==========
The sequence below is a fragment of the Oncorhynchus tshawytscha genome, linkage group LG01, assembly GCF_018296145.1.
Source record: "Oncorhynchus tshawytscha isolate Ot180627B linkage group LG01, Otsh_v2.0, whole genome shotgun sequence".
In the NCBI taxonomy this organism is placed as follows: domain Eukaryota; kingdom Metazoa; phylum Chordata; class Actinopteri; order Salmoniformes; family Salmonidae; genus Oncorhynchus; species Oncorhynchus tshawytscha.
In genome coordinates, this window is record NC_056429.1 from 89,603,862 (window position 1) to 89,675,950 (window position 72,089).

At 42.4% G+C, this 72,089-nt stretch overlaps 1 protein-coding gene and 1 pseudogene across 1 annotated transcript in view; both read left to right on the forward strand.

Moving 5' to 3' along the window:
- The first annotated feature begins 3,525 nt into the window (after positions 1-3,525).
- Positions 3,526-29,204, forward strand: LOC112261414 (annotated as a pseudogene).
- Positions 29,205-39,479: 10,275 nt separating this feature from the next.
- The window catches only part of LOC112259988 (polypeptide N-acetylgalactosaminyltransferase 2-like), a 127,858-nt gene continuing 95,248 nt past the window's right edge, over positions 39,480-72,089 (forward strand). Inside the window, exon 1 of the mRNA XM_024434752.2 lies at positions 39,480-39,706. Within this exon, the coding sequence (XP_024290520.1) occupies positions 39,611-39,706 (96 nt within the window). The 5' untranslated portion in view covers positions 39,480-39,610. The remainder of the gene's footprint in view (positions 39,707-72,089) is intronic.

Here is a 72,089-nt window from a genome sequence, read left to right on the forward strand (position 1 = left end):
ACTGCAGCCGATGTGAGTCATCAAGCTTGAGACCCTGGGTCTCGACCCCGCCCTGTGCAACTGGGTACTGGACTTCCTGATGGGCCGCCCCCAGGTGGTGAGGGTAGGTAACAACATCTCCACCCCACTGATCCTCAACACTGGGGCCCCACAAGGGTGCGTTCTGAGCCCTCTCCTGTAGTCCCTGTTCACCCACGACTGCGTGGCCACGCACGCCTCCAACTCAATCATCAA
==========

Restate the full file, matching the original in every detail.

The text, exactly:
The sequence below is a fragment of the Oncorhynchus tshawytscha genome, linkage group LG01, assembly GCF_018296145.1.
Source record: "Oncorhynchus tshawytscha isolate Ot180627B linkage group LG01, Otsh_v2.0, whole genome shotgun sequence".
In the NCBI taxonomy this organism is placed as follows: domain Eukaryota; kingdom Metazoa; phylum Chordata; class Actinopteri; order Salmoniformes; family Salmonidae; genus Oncorhynchus; species Oncorhynchus tshawytscha.
In genome coordinates, this window is record NC_056429.1 from 89,603,862 (window position 1) to 89,675,950 (window position 72,089).

At 42.4% G+C, this 72,089-nt stretch overlaps 1 protein-coding gene and 1 pseudogene across 1 annotated transcript in view; both read left to right on the forward strand.

Moving 5' to 3' along the window:
- The first annotated feature begins 3,525 nt into the window (after positions 1-3,525).
- Positions 3,526-29,204, forward strand: LOC112261414 (annotated as a pseudogene).
- Positions 29,205-39,479: 10,275 nt separating this feature from the next.
- The window catches only part of LOC112259988 (polypeptide N-acetylgalactosaminyltransferase 2-like), a 127,858-nt gene continuing 95,248 nt past the window's right edge, over positions 39,480-72,089 (forward strand). Inside the window, exon 1 of the mRNA XM_024434752.2 lies at positions 39,480-39,706. Within this exon, the coding sequence (XP_024290520.1) occupies positions 39,611-39,706 (96 nt within the window). The 5' untranslated portion in view covers positions 39,480-39,610. The remainder of the gene's footprint in view (positions 39,707-72,089) is intronic.

Here is a 72,089-nt window from a genome sequence, read left to right on the forward strand (position 1 = left end):
ACTGCAGCCGATGTGAGTCATCAAGCTTGAGACCCTGGGTCTCGACCCCGCCCTGTGCAACTGGGTACTGGACTTCCTGATGGGCCGCCCCCAGGTGGTGAGGGTAGGTAACAACATCTCCACCCCACTGATCCTCAACACTGGGGCCCCACAAGGGTGCGTTCTGAGCCCTCTCCTGTAGTCCCTGTTCACCCACGACTGCGTGGCCACGCACGCCTCCAACTCAATCATCAA